Perhaps certain setups are more popular, or employees gravitate to rooms with better audio-visual equipment. Or maybe it’s just a case of some rooms having more comfortable seats, or better wifi.
That’s how one OfficeSpace client was able to see that employees were booking rooms that were setup for video conferencing. Based on that data, they added Zoom integrations to several huddle rooms to serve their hybrid workforce better.
Similarly, if certain teams or departments have a ghost room problem, companies can figure out if the issue is with the rooms themselves, or with the tools available to them in their meeting room booking software (or perhaps the lack thereof).
Whatever the issue, it’s data that gets at the root and points the way forward.
Finally, companies need to be willing to not only collect data, but to also experiment and follow where the data leads them. We’re in a new and largely untested world. It’s likely that you won’t get things exactly right on the first go. And that ok, as long as you set some goals and try to keep meeting them
In fact, the only thing that’s not ok is to pretend that nothing has changed. Or to put off developing a new strategy.
“In terms of what’s successful in workplace planning, taking a ‘no policy’ approach doesn’t tend to work very well,” says Kathleen Williams, Senior Product Manager at OfficeSpace. “It’s much more helpful to start with a meeting room policy, and then use analytics and a good feedback loop to see if it’s working or not.”
Yes, designing meeting spaces for a distributed workforce might be more challenging. But there’s still no doubt that meeting room setup matters. In fact, a Gensler Research Institute Experience Index survey of 4000 people found that people who describe a space as ‘extremely well designed’ rate their experience almost 2x as high as those who said space was ‘poorly designed.’
Meeting rooms that are set up with the three following elements are those that stand the best chance of elevating that experience for those who use them.
It’s hard to believe, but 30% of companies hadn’t used web conferencing before the pandemic.
Today, of course, it’s hard to find a company that’s not using (or planning to use) hybrid workplace technology in some capacity. This is certainly true with meeting rooms. They now need to include both hardware and software to allow for better hybrid meetings. And that hardware and software needs to be well integrated into any meeting room design.
According to the latest research, the two biggest barriers to adopting video conferencing are that meeting rooms aren’t equipped for video, and that the rooms with video always have bookings.
So, like our OfficeSpace client example shows, adding video conferencing capabilities to rooms can lead to a big win.
Specifically, any modern meeting rooms that people will use for any amount of hybrid meetings need the following essential technologies:
Collecting data in particular will be helpful for making better rooms over time. Whether that data is coming from room booking software or from occupancy sensors (or, ideally, from both layered together), space planners can use it to iterate and create more rooms that directly meet the needs of the people using them in-office.
Since most companies believe that collaboration is important in the workplace, it follows they want to encourage more of it. But who wants to sit through a business meeting in bad seats at a messy table?
So perhaps it goes without saying… But offices need to ensure they’re providing clean, comfortable meeting rooms that are welcoming and easy to use.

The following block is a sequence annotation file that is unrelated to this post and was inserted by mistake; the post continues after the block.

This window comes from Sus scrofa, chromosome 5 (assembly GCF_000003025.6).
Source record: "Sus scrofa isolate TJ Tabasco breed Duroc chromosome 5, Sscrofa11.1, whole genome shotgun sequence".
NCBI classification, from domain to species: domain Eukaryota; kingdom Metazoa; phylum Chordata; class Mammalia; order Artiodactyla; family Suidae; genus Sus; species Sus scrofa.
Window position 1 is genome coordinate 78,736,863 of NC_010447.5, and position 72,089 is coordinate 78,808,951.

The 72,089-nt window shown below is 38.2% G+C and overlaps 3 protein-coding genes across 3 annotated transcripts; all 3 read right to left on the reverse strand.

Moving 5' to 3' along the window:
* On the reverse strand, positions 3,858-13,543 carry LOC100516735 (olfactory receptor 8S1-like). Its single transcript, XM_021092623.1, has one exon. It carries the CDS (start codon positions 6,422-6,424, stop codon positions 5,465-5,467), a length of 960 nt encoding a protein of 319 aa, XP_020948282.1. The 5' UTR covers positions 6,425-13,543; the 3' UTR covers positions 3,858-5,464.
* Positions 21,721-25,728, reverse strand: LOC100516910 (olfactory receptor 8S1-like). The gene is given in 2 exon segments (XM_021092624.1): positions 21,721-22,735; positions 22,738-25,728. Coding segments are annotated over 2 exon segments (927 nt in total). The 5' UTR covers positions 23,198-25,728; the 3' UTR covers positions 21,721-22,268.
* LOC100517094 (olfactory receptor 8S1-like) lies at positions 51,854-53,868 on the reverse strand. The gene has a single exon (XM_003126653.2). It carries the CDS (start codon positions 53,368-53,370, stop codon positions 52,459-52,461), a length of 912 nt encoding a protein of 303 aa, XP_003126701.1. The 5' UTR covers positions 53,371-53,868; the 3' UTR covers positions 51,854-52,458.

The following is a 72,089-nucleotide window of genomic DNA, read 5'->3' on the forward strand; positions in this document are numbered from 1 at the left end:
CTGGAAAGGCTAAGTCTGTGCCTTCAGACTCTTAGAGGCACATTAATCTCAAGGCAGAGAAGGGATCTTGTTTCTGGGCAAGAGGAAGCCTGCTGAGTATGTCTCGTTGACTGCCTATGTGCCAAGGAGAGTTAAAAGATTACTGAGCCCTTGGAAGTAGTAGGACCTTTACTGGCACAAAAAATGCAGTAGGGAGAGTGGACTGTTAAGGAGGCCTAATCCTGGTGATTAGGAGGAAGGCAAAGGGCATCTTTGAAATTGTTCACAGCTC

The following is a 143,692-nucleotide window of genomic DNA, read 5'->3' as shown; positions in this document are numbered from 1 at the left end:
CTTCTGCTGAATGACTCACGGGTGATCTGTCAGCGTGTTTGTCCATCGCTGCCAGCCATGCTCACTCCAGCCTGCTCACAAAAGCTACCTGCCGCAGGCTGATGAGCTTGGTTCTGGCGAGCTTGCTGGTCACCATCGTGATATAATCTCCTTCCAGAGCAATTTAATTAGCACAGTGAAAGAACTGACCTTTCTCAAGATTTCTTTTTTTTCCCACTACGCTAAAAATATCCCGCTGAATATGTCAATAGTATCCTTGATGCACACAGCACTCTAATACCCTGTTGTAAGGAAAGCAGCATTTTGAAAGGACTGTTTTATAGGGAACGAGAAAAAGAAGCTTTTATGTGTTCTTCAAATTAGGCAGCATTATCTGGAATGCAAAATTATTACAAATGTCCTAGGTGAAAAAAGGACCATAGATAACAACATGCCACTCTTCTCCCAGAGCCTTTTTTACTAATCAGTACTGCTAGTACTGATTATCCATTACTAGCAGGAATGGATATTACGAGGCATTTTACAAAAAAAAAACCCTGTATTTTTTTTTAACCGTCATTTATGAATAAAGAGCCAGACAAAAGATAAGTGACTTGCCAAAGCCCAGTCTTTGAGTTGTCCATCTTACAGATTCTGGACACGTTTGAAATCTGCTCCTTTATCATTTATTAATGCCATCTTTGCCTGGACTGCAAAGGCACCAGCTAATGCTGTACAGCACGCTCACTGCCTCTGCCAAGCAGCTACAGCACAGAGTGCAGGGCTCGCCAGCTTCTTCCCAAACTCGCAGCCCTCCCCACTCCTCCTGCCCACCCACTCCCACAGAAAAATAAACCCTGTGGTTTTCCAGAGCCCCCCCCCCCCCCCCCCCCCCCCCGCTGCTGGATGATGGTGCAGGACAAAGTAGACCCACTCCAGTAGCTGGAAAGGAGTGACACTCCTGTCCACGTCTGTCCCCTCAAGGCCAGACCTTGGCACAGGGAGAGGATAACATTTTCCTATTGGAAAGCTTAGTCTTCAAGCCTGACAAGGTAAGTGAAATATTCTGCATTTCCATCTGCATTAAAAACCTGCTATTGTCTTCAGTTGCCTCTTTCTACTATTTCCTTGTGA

In short, comfort matters. Ensure ergonomic chairs and tables are provided so that people are willing to spend time collaborating. Make rooms private, pay attention to acoustics, and work with IT to make sure there’s always a good wifi connection (with posted information about how to connect). Provide whiteboards (or interactive whiteboards), projector and laptop sharing capabilities, good lighting, and adjustable temperature.
And just as important, don’t forget the comfort of people who will be attending from home. Like we’ve already covered, they’ll need a good wifi connection too, and digital workplace solutions they can access from anywhere. Many companies now also give their employees reliable headsets and webcams. This helps to ensure they’re always able to participate meaningfully when remote, too.
Finally, meeting rooms (and all equipment therein) always need to be clean and tidy. FM teams may find that having a room reservation system in place helps them keep tabs on which rooms are in use—and when. And therefore which need to be cleaned when, too.
Finally, rooms don’t just have to be comfy. They have to be easy to access, too.
Like we’ve covered, room booking software offers many benefits to the company, and many benefits to individual employees, too. Good software will allow them to see what rooms are available, book them, check-in, and cancel as necessary.
Better still if this booking capability is on offer via mobile app, so that employees can book on the fly.
And bonus points if the software and app integrate with wayfinding solutions. Things like wayfinding kiosks and meeting room digital signage that make it easy for everyone to find the spaces they need.
Many OfficeSpace clients find that having a visual directory that lets people see when their colleagues plan to be in-office can also help boost the collaboration in a hybrid office (whether they’re formally booking rooms or not). For example, that’s how employees at HUB International ensure they’re always sitting with the right colleagues for the right projects.
“We have a couple of teams that are highly collaborative and interactive,” says Sklar. “They now use OfficeSpace to figure out how to get everyone in on a particular day, and to make sure they’re sitting together.”
Some workplace strategists focus on six ‘official’ meeting room setup styles. Others expand their lists into nine setups or more. But the reality is that in our new flexible normal, there’s virtually an endless number of options available. That’s because smart companies today are experimenting with new and exciting layouts and technology. Ultimately, this allows for better hybrid meetings and collaboration.